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Adding detailed tracing

When you're working with your codebase it's common to need to add logging either as a non-functional requirement or simply to assist during the development process. In either situation you will want to include information about the parameters passed to the method when it was called as well as the parameter values once the method call has completed. This can be a tedious and brittle process. As you work and refactor methods the order and types of parameters may change, parameters may be added and some maybe removed. Along with performing these refactorings you have to remember to update the logging messages to keep them in sync. This is something that is easy to forget and once forgotten the output of the logging is much less useful.

PostSharp offers a solution to all of these problems. The logging pattern library allows you to configure where logging should be performed and the pattern library takes over the task of keeping your log entries in sync as you add, remove and refactor your codebase. Let's take a look at how you can add trace logging for the start and completion of method calls.

  1. Let's add logging to our Save method.
    public void Save(string firstName, string lastName, string streetAddress, string city) 
    var customerRepository = new CustomerRepository(); 
    customerRepository.Save(firstName, lastName, streetAddress, city); 
  2. Put the caret on the Save method name and expand the Smart Tag. From the list select "Add loggging".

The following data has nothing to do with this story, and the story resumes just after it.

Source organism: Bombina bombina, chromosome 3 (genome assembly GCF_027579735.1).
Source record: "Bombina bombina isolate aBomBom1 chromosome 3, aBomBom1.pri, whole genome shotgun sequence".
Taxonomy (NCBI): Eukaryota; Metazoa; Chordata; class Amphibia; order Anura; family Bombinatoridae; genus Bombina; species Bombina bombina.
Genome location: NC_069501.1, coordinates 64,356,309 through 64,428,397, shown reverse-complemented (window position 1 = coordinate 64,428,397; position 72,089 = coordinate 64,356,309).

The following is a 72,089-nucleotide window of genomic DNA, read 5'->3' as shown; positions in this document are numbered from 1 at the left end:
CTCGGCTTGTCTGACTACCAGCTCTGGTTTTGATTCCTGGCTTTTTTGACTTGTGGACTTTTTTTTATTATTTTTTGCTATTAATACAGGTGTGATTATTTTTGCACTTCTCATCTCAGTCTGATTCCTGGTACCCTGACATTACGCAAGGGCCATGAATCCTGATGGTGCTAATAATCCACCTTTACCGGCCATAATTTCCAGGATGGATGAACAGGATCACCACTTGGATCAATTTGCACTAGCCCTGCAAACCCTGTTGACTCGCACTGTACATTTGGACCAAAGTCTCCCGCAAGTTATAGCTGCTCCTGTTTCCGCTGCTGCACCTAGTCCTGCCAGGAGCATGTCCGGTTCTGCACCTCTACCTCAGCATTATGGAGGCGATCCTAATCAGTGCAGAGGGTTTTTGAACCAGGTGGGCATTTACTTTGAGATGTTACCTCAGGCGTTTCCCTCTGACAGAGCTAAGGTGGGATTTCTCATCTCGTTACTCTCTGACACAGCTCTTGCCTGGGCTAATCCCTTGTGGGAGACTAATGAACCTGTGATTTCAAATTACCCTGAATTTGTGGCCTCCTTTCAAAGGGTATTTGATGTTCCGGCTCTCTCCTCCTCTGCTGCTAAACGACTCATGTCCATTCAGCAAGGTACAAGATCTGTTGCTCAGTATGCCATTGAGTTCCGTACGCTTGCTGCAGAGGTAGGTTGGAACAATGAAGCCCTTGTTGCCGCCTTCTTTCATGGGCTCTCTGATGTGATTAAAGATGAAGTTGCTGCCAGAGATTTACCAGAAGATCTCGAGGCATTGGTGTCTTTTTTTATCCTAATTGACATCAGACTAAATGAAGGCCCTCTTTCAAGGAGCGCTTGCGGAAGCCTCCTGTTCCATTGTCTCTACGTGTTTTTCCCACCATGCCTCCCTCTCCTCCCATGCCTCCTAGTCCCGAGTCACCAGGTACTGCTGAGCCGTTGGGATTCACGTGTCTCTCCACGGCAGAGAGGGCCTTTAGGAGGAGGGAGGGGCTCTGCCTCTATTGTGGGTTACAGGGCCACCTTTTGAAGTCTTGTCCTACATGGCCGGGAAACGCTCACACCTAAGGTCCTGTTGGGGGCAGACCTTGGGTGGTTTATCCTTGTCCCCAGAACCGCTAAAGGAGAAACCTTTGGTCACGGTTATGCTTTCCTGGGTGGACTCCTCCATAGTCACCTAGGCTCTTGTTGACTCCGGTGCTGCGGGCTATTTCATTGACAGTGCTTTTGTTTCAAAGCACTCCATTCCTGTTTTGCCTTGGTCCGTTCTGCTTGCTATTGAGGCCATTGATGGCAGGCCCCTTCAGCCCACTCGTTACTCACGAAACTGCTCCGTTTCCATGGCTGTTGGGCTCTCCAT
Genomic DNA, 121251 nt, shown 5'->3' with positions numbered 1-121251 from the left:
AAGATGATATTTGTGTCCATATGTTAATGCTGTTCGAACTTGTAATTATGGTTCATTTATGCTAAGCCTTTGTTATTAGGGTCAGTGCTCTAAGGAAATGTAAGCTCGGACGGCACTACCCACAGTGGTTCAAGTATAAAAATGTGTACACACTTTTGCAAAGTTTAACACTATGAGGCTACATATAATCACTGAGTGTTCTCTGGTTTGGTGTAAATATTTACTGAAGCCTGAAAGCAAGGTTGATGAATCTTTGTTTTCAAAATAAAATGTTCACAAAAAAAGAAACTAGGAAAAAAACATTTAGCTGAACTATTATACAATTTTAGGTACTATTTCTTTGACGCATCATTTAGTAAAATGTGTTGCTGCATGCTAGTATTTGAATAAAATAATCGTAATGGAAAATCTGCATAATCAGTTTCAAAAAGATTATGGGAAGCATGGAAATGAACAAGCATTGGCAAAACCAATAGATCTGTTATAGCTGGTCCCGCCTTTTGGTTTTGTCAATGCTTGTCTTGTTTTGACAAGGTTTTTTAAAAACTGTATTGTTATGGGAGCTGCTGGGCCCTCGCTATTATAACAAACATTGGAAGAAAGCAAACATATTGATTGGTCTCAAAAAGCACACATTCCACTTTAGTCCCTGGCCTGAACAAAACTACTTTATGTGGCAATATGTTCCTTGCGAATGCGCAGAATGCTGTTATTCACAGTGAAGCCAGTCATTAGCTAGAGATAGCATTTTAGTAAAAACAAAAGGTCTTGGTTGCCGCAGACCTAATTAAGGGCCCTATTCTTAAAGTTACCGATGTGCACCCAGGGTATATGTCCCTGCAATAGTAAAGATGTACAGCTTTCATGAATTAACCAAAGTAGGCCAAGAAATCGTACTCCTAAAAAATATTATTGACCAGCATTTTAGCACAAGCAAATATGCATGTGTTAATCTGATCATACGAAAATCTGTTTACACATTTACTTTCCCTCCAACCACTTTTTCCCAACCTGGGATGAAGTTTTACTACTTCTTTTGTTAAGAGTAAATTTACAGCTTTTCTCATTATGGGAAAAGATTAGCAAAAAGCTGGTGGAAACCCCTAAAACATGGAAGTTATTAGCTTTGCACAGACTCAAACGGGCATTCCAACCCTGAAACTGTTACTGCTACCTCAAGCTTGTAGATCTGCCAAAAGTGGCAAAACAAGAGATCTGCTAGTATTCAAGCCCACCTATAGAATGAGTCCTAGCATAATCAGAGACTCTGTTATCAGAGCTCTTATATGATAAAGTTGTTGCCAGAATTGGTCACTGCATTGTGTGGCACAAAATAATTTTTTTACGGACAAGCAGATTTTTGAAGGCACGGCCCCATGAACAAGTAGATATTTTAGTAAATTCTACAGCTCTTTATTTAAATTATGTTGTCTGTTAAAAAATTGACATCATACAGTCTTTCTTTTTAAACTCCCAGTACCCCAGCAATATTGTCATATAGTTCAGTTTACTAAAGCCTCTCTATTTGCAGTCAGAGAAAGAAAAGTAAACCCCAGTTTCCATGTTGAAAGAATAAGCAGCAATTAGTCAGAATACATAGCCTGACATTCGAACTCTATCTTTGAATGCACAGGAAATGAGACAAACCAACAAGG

PostSharp method level smart tag.
  3. The first option that you need to select is the Logging Level. For this example we want will take the default provide: it logs the method enters and exits, and include parameter values. Selecting the logging level.
  4. The next page of the wizard gives you the opportunity to choose the logging backend that you want to use. For this example select System.Diagnostics.Trace and click Next.
    PostSharp Select Back End wizard page
  5. The summary page gives you the opportunity to review the selections that you have made. If you notice that the configuration is not what you wanted you can click the Back button and adjust your selections. If the configuration meets your needs click Next.
    PostSharp Summary wizard page
  6. The progress page shows a progress bar and summary of what actions PostSharp is taking to add the selected logging configuration to your codebase. It's at this point that PostSharp and the logging pattern library will be downloaded from Nuget and added as references to your codebase.
    PostSharp Progress wizard page
  7. Once the download, installation and configuration of PostSharp and the logging pattern library has finished you can close the wizard and look at the changes that were made to your codebase.
    PostSharp Completed wizard page
  8. You'll notice that the code you added the logging to has changed slightly. PostSharp has added a Log attribute to the method. Since, we chose the default logging profile, there is no argument to the Log attribute.
    [Log] 
    public void Save(string firstName, string lastName, string streetAddress, string city) 
    var customerRepository = new CustomerRepository(); 
    customerRepository.Save(firstName, lastName, streetAddress, city); 

    Note

    This example has added a single attribute to one method. If you plan on adding this logging to many different locations in your codebase you will want to read about using the MulticastAttribute

  9. If you were to run this method the trace logging that you added would output a log message when entering the method and an entry when leaving the method. Note that the parameter values are automatically included in the log message.
    Trace Parameter logging console output

Now that you have logging added to the Save method you are able to change the method's name as well as add and remove parameters with the confidence that your log entries will be kept in sync with each of those changes. In combination with attribute multicasting, adding logging to your codebase and maintaining it becomes a very easy task.



What to read next?

Tracing parameter values during exceptions or back to Diagnostics.